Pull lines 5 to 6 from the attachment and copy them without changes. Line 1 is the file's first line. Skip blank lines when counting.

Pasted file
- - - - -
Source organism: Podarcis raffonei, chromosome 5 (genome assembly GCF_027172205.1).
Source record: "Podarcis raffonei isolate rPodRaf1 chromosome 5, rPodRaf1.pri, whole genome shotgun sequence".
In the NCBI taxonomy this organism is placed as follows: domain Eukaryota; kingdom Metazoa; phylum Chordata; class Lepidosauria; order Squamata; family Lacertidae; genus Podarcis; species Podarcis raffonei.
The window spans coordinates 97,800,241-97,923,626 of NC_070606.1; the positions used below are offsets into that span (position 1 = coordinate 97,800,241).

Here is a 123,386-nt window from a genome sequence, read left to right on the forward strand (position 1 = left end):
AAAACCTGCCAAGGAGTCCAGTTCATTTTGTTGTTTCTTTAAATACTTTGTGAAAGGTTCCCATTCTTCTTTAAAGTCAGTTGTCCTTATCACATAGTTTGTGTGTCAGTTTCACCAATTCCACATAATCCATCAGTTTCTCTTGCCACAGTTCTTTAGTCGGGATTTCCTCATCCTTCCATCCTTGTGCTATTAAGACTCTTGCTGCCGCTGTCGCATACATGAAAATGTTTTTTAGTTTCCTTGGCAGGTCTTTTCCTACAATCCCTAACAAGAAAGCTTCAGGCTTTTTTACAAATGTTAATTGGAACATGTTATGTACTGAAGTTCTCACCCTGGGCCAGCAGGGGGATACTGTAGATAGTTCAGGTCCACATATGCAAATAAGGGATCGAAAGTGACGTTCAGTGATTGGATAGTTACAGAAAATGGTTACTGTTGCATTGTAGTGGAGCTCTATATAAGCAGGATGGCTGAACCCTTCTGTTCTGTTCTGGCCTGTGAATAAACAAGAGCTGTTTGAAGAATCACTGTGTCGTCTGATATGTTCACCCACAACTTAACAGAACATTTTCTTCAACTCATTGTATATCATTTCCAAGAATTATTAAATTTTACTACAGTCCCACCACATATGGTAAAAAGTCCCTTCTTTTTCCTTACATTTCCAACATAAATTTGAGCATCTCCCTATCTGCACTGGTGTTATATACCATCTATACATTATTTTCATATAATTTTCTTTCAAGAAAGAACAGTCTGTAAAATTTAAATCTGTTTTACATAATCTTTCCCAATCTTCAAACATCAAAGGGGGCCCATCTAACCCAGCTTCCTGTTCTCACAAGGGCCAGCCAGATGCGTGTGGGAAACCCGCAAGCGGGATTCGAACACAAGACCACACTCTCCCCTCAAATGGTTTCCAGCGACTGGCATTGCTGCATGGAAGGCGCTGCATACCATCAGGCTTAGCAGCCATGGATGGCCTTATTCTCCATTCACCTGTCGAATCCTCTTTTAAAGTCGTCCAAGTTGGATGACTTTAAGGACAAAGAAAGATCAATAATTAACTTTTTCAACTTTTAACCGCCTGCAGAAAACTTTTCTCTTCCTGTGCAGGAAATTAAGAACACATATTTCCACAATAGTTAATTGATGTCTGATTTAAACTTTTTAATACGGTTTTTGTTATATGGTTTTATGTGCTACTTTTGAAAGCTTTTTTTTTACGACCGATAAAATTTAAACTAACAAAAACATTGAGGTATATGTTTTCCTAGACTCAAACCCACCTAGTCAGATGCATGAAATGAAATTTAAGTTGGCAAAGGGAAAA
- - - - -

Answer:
Here is a 123,386-nt window from a genome sequence, read left to right on the forward strand (position 1 = left end):
AAAACCTGCCAAGGAGTCCAGTTCATTTTGTTGTTTCTTTAAATACTTTGTGAAAGGTTCCCATTCTTCTTTAAAGTCAGTTGTCCTTATCACATAGTTTGTGTGTCAGTTTCACCAATTCCACATAATCCATCAGTTTCTCTTGCCACAGTTCTTTAGTCGGGATTTCCTCATCCTTCCATCCTTGTGCTATTAAGACTCTTGCTGCCGCTGTCGCATACATGAAAATGTTTTTTAGTTTCCTTGGCAGGTCTTTTCCTACAATCCCTAACAAGAAAGCTTCAGGCTTTTTTACAAATGTTAATTGGAACATGTTATGTACTGAAGTTCTCACCCTGGGCCAGCAGGGGGATACTGTAGATAGTTCAGGTCCACATATGCAAATAAGGGATCGAAAGTGACGTTCAGTGATTGGATAGTTACAGAAAATGGTTACTGTTGCATTGTAGTGGAGCTCTATATAAGCAGGATGGCTGAACCCTTCTGTTCTGTTCTGGCCTGTGAATAAACAAGAGCTGTTTGAAGAATCACTGTGTCGTCTGATATGTTCACCCACAACTTAACAGAACATTTTCTTCAACTCATTGTATATCATTTCCAAGAATTATTAAATTTTACTACAGTCCCACCACATATGGTAAAAAGTCCCTTCTTTTTCCTTACATTTCCAACATAAATTTGAGCATCTCCCTATCTGCACTGGTGTTATATACCATCTATACATTATTTTCATATAATTTTCTTTCAAGAAAGAACAGTCTGTAAAATTTAAATCTGTTTTACATAATCTTTCCCAATCTTCAAACATCAAAGGGGGCCCATCTAACCCAGCTTCCTGTTCTCACAAGGGCCAGCCAGATGCGTGTGGGAAACCCGCAAGCGGGATTCGAACACAAGACCACACTCTCCCCTCAAATGGTTTCCAGCGACTGGCATTGCTGCATGGAAGGCGCTGCATACCATCAGGCTTAGCAGCCATGGATGGCCTTATTCTCCATTCACCTGTCGAATCCTCTTTTAAAGTCGTCCAAGTTGGATGACTTTAAGGACAAAGAAAGATCAATAATTAACTTTTTCAACTTTTAACCGCCTGCAGAAAACTTTTCTCTTCCTGTGCAGGAAATTAAGAACACATATTTCCACAATAGTTAATTGATGTCTGATTTAAACTTTTTAATACGGTTTTTGTTATATGGTTTTATGTGCTACTTTTGAAAGCTTTTTTTTTACGACCGATAAAATTTAAACTAACAAAAACATTGAGGTATATGTTTTCCTAGACTCAAACCCACCTAGTCAGATGCATGAAATGAAATTTAAGTTGGCAAAGGGAAAA